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"Matt Seitz (matseitz)" 06-28-2008 05:30 AM

/etc/passwd.rpmnew changes "x" to "*"
 
What would be the effect of changing the password field in "/etc/passwd" from "x" to "*"? I noticed I have an "/etc/passwd.rpmnew" file which changes the password of many service accounts from "x" to "*". I am wondering if I should merge those changes into my "/etc/passwd" file.


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John R Pierce 06-28-2008 05:41 AM

/etc/passwd.rpmnew changes "x" to "*"
 
Matt Seitz (matseitz) wrote:

What would be the effect of changing the password field in "/etc/passwd" from "x" to "*"? I noticed I have an "/etc/passwd.rpmnew" file which changes the password of many service accounts from "x" to "*". I am wondering if I should merge those changes into my "/etc/passwd" file.



* tells it to look in /etc/shadow, where I'd expect you would find said
"x" for no login.



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"Matt Seitz (matseitz)" 06-28-2008 08:40 PM

/etc/passwd.rpmnew changes "x" to "*"
 
> From: John R Pierce <pierce@hogranch.com>
>
> * tells it to look in /etc/shadow, where I'd expect you would
> find said
> "x" for no login.

I'm confused. My current "/etc/passwd" has "x" in the password field for user "root", and I can log in as root.

The CentOS documentation also says that "x" means "use /etc/shadow":

http://www.centos.org/docs/4/4.5/System_Administration_Guide/s2-redhat-config-users-process.html
http://www.centos.org/docs/4/html/rhel-isa-en-4/s1-acctsgrps-rhlspec.html

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Johnny Hughes 06-29-2008 12:31 AM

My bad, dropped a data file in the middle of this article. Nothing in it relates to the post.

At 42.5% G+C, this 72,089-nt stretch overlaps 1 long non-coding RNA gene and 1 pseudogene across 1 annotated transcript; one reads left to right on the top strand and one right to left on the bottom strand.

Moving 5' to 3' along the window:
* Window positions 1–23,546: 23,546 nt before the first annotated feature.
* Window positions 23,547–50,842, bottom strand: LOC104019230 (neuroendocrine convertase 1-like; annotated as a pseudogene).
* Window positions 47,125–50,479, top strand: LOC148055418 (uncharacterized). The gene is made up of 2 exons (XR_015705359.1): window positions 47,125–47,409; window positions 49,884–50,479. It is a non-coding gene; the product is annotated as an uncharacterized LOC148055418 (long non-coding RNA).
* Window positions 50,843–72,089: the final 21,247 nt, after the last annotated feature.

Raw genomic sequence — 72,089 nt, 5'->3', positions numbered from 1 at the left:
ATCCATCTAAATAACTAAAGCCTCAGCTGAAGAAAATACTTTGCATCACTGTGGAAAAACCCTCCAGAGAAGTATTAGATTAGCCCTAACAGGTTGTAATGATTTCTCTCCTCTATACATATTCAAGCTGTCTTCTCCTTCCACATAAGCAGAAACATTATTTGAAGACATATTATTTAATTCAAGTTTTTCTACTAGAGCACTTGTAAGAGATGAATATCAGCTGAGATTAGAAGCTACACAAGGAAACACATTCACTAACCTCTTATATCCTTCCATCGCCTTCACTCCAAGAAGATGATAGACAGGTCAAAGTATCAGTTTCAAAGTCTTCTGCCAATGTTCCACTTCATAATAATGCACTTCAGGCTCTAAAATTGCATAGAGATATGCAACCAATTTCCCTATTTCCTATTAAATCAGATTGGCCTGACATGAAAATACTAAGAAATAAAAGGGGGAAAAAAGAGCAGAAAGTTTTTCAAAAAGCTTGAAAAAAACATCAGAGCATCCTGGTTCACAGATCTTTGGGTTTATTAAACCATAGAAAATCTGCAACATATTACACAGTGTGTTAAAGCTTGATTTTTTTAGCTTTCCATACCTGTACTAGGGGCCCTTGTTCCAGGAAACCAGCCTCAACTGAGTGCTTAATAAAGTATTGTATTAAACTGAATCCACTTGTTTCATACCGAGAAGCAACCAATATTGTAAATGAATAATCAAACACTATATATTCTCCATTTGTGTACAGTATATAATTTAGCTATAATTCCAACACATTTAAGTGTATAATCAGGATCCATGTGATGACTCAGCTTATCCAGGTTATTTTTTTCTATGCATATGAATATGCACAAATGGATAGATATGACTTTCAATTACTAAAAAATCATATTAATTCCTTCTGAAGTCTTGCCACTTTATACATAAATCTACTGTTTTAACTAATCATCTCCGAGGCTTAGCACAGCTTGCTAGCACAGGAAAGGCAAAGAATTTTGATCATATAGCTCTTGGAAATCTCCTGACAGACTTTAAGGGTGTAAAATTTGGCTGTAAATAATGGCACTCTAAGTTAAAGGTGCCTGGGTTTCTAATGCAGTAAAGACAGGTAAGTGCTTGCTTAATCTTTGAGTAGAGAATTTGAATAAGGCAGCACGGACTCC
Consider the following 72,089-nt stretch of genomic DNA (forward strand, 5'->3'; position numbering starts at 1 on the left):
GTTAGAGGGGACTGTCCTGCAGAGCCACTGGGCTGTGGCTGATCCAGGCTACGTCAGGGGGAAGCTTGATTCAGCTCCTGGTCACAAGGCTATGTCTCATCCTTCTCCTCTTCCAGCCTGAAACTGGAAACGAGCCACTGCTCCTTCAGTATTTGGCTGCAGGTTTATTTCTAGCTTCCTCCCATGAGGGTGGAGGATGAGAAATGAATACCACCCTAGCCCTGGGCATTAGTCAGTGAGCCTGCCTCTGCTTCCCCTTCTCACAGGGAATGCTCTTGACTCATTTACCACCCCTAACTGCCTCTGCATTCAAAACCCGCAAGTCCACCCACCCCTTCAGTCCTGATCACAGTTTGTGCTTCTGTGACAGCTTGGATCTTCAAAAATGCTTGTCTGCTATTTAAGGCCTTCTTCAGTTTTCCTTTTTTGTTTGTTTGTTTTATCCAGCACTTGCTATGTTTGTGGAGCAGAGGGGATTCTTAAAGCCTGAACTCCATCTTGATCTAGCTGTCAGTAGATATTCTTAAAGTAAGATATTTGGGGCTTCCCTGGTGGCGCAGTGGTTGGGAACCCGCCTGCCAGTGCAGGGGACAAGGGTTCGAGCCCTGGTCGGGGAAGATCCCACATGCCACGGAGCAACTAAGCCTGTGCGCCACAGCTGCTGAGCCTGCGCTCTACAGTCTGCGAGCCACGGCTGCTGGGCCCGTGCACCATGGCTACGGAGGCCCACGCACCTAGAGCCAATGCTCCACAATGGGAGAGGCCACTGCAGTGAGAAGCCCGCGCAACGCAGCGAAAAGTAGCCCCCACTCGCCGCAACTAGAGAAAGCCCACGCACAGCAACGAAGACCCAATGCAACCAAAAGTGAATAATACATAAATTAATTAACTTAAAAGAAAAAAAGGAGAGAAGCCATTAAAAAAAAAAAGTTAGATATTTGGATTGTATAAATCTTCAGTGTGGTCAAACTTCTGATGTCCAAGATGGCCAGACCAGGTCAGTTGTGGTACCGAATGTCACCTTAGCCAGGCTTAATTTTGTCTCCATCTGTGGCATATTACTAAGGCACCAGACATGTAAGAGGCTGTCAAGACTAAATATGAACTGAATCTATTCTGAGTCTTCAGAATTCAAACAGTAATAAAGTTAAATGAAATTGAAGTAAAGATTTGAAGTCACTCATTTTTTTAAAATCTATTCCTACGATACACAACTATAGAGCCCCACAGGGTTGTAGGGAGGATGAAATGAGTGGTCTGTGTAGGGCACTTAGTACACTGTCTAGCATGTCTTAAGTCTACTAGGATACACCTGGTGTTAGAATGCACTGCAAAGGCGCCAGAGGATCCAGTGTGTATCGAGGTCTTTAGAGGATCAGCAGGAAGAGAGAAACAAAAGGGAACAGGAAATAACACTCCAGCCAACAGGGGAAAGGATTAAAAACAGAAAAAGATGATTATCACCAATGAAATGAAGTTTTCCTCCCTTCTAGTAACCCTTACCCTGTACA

/etc/passwd.rpmnew changes "x" to "*"
 
Matt Seitz (matseitz) wrote:

From: John R Pierce <pierce@hogranch.com>

* tells it to look in /etc/shadow, where I'd expect you would
find said
"x" for no login.


I'm confused. My current "/etc/passwd" has "x" in the password field for user "root", and I can log in as root.

The CentOS documentation also says that "x" means "use /etc/shadow":

http://www.centos.org/docs/4/4.5/System_Administration_Guide/s2-redhat-config-users-process.html
http://www.centos.org/docs/4/html/rhel-isa-en-4/s1-acctsgrps-rhlspec.html


A "*" means that the user in question can not login.

In this case you DO NOT want to integrate these changes ... as the
default passwd file initially put in etc at system install time (by the
setup rpm) is adjusted to have an "x" (by anaconda) if you are using a
shadow password file (and almost everyone wants to use a shadow password
file). That default passwd.rpmnew file also has NO PASSWD for root ...
BAD :D


If you look in your /etc/shadow file, you will see that all the users
who have a "*" in that "default" passwd.rpmnew file have a "*" instead
in /etc/shadow, so the that same restriction to login is now enforced in
the shadow file (where the system will look if you have shadow passwds
enabled).


This issue was caused in CentOS-4 (a /etc/passwd.rpmnew file) due to an
update to the "setup" rpm in March ... and in this case, you can
remove/ignore that file.


Thanks,
Johnny Hughes


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"Matt Seitz (matseitz)" 06-30-2008 06:35 PM

/etc/passwd.rpmnew changes "x" to "*"
 
[I forgot to changed the "digest" subject the first time I sent this. Resending with the correct subject.]

> From: Johnny Hughes <johnny@centos.org>
>
> In this case you DO NOT want to integrate these changes
[...]
> This issue was caused in CentOS-4 (a /etc/passwd.rpmnew file)
> due to an
> update to the "setup" rpm in March ... and in this case, you can
> remove/ignore that file.

Thank you for explaining all of this. Is this issue documented somewhere?




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Matt Seitz
Manager, File System Virtualization
Cisco Systems, Inc.
.:|:.:|:.
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Scott Silva 07-01-2008 11:30 PM

/etc/passwd.rpmnew changes "x" to "*"
 
on 6-30-2008 11:35 AM Matt Seitz (matseitz) spake the following:

[I forgot to changed the "digest" subject the first time I sent this. Resending with the correct subject.]


From: Johnny Hughes <johnny@centos.org>

In this case you DO NOT want to integrate these changes

[...]
This issue was caused in CentOS-4 (a /etc/passwd.rpmnew file)
due to an
update to the "setup" rpm in March ... and in this case, you can
remove/ignore that file.


Thank you for explaining all of this. Is this issue documented somewhere?


You just read it, so it IS documented "somewhere". ;-P



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